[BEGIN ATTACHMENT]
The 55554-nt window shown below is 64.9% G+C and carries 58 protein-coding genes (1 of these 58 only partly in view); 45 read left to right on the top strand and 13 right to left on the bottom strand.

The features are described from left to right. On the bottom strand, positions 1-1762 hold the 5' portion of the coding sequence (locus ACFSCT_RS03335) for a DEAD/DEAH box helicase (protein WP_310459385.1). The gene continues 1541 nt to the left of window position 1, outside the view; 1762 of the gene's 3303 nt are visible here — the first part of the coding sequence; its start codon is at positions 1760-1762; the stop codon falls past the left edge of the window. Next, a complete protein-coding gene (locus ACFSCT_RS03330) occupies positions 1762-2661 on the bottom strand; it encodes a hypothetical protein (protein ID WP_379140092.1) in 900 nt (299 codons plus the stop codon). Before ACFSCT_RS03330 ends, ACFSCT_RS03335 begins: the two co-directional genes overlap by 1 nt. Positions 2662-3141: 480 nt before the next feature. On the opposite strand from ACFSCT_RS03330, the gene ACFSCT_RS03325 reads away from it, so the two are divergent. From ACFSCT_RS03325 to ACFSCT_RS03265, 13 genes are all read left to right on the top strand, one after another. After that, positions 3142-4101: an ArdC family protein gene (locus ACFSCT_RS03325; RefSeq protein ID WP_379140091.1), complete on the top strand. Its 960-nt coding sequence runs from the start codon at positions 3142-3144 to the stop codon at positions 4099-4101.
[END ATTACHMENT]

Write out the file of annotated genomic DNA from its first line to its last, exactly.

The 55554-nt window shown below is 64.9% G+C and carries 58 protein-coding genes (1 of these 58 only partly in view); 45 read left to right on the top strand and 13 right to left on the bottom strand.

The features are described from left to right. On the bottom strand, positions 1-1762 hold the 5' portion of the coding sequence (locus ACFSCT_RS03335) for a DEAD/DEAH box helicase (protein WP_310459385.1). The gene continues 1541 nt to the left of window position 1, outside the view; 1762 of the gene's 3303 nt are visible here — the first part of the coding sequence; its start codon is at positions 1760-1762; the stop codon falls past the left edge of the window. Next, a complete protein-coding gene (locus ACFSCT_RS03330) occupies positions 1762-2661 on the bottom strand; it encodes a hypothetical protein (protein ID WP_379140092.1) in 900 nt (299 codons plus the stop codon). Before ACFSCT_RS03330 ends, ACFSCT_RS03335 begins: the two co-directional genes overlap by 1 nt. Positions 2662-3141: 480 nt before the next feature. On the opposite strand from ACFSCT_RS03330, the gene ACFSCT_RS03325 reads away from it, so the two are divergent. From ACFSCT_RS03325 to ACFSCT_RS03265, 13 genes are all read left to right on the top strand, one after another. After that, positions 3142-4101: an ArdC family protein gene (locus ACFSCT_RS03325; RefSeq protein ID WP_379140091.1), complete on the top strand. Its 960-nt coding sequence runs from the start codon at positions 3142-3144 to the stop codon at positions 4099-4101.